Throughout the course of three seasons, it has been firmly established that the TV series adaptation of Garth Ennis’ cynical take on the superhero genre, The Boys, is insultingly antithetical to the high ideals the said genre tries to preach. In its existing lore, there are power-crazed, murderous superheroes out and about, taking the reins of a society that worships a psychotic, perverted, fascist, megalomaniac superhero leader. Controlling superhero affairs is a centralized giant conglomerate that controls government and media, thereby manipulating people’s perceptions at every single moment and snuffing out dissent with wanton violence. In short, their world totally mimics that of our own, with a few evil, superpowered individuals acting as catalysts.
The franchise has released a major spin-off in the form of the series Gen V Vought International’s omnipresent control is once again highlighted in the way generations of superheroes are manufactured by injecting Compound V into newborn kids. As the pilot episode takes viewers through the misadventures of fledgling supers in the prime setting of Godolkin University, a horrific incident takes place as Golden Boy kills Professor Brinkerhoff and later takes his own life. The incident introduces a murder mystery angle to the series, which we would like to discuss based on the clues gathered from the first three episodes.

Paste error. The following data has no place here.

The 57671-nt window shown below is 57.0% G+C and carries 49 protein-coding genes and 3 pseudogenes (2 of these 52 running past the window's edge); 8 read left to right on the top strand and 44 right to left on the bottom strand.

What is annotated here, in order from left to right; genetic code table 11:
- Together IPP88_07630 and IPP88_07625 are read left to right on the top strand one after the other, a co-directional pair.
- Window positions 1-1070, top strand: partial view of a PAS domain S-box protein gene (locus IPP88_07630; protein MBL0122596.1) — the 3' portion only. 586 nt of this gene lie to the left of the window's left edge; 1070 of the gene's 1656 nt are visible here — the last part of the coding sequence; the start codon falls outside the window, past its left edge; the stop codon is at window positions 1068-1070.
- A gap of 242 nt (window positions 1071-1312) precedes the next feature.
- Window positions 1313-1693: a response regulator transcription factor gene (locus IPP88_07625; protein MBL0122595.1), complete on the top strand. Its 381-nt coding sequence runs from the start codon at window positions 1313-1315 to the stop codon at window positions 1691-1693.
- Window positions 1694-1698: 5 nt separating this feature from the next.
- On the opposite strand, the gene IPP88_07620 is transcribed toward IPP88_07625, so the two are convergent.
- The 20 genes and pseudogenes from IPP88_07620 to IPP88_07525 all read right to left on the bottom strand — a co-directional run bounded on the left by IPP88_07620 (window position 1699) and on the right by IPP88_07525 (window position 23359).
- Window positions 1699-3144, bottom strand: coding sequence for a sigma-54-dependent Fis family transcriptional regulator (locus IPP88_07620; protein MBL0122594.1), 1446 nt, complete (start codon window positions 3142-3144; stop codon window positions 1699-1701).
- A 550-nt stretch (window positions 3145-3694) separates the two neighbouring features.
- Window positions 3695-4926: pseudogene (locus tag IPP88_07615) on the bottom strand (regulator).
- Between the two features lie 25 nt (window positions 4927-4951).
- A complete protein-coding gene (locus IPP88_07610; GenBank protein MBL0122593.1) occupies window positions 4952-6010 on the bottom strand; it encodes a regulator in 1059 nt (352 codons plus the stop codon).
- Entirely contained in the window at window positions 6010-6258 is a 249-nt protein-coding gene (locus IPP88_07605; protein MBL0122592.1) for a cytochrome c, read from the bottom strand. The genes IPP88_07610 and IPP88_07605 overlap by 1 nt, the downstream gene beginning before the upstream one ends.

The Context: What Really Happened During The Fateful Incident?
As series protagonist Marie Moreau gets admission into the prestigious Godolkin University, viewers are quickly brought up to speed with the existing status quo. One of the most sought-after courses, the Lamplighter School of Crimefighting, is supervised by renowned professor Richard Brinkerhoff, whose protégé, Luke Riordan, aka Golden Boy, is the top-ranking candidate of the institute. Already a favorite of institution trustees, media, and executives at Vought, Luke has a promising career ahead of him, and his seat among the ‘greatest’ superhero team, the Seven, has been reserved as well. Despite having such enviable prospects, Luke doesn’t seem to be at ease, as he gets fazed out occasionally and receives psychic transmissions, presumably from his brother, and this rattles him.